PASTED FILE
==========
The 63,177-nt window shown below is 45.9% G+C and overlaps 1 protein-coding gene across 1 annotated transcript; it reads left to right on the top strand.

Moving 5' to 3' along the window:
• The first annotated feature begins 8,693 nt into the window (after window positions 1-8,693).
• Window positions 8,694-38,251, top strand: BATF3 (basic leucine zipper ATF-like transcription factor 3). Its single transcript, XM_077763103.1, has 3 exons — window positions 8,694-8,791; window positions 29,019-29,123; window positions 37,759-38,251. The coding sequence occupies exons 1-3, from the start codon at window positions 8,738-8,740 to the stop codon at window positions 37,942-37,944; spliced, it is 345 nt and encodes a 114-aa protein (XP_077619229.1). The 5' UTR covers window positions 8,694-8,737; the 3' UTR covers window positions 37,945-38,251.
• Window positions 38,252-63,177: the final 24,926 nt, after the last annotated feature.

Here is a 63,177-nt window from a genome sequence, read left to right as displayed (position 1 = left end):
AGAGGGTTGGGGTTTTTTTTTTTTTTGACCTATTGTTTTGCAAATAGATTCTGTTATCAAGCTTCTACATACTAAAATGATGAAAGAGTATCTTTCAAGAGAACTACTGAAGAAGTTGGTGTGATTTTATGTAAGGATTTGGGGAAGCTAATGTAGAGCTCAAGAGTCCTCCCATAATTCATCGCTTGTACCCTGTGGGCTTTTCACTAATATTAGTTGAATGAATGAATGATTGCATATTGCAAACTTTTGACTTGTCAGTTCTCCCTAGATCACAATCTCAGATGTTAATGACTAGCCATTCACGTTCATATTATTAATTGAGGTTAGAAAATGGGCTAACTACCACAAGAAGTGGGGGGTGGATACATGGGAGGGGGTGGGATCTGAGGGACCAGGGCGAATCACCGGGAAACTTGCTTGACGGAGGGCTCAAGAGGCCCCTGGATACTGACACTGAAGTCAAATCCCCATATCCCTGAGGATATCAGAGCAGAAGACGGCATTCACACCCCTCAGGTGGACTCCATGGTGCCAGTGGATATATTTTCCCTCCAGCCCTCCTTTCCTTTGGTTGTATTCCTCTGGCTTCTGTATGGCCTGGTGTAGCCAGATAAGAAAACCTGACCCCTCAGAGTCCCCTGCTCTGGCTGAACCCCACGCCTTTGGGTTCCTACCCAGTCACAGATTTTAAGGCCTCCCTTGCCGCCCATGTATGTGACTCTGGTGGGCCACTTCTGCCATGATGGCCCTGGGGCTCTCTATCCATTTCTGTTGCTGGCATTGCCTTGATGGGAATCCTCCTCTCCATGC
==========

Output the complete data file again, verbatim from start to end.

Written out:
The 63,177-nt window shown below is 45.9% G+C and overlaps 1 protein-coding gene across 1 annotated transcript; it reads left to right on the top strand.

Moving 5' to 3' along the window:
• The first annotated feature begins 8,693 nt into the window (after window positions 1-8,693).
• Window positions 8,694-38,251, top strand: BATF3 (basic leucine zipper ATF-like transcription factor 3). Its single transcript, XM_077763103.1, has 3 exons — window positions 8,694-8,791; window positions 29,019-29,123; window positions 37,759-38,251. The coding sequence occupies exons 1-3, from the start codon at window positions 8,738-8,740 to the stop codon at window positions 37,942-37,944; spliced, it is 345 nt and encodes a 114-aa protein (XP_077619229.1). The 5' UTR covers window positions 8,694-8,737; the 3' UTR covers window positions 37,945-38,251.
• Window positions 38,252-63,177: the final 24,926 nt, after the last annotated feature.

Here is a 63,177-nt window from a genome sequence, read left to right as displayed (position 1 = left end):
AGAGGGTTGGGGTTTTTTTTTTTTTTGACCTATTGTTTTGCAAATAGATTCTGTTATCAAGCTTCTACATACTAAAATGATGAAAGAGTATCTTTCAAGAGAACTACTGAAGAAGTTGGTGTGATTTTATGTAAGGATTTGGGGAAGCTAATGTAGAGCTCAAGAGTCCTCCCATAATTCATCGCTTGTACCCTGTGGGCTTTTCACTAATATTAGTTGAATGAATGAATGATTGCATATTGCAAACTTTTGACTTGTCAGTTCTCCCTAGATCACAATCTCAGATGTTAATGACTAGCCATTCACGTTCATATTATTAATTGAGGTTAGAAAATGGGCTAACTACCACAAGAAGTGGGGGGTGGATACATGGGAGGGGGTGGGATCTGAGGGACCAGGGCGAATCACCGGGAAACTTGCTTGACGGAGGGCTCAAGAGGCCCCTGGATACTGACACTGAAGTCAAATCCCCATATCCCTGAGGATATCAGAGCAGAAGACGGCATTCACACCCCTCAGGTGGACTCCATGGTGCCAGTGGATATATTTTCCCTCCAGCCCTCCTTTCCTTTGGTTGTATTCCTCTGGCTTCTGTATGGCCTGGTGTAGCCAGATAAGAAAACCTGACCCCTCAGAGTCCCCTGCTCTGGCTGAACCCCACGCCTTTGGGTTCCTACCCAGTCACAGATTTTAAGGCCTCCCTTGCCGCCCATGTATGTGACTCTGGTGGGCCACTTCTGCCATGATGGCCCTGGGGCTCTCTATCCATTTCTGTTGCTGGCATTGCCTTGATGGGAATCCTCCTCTCCATGC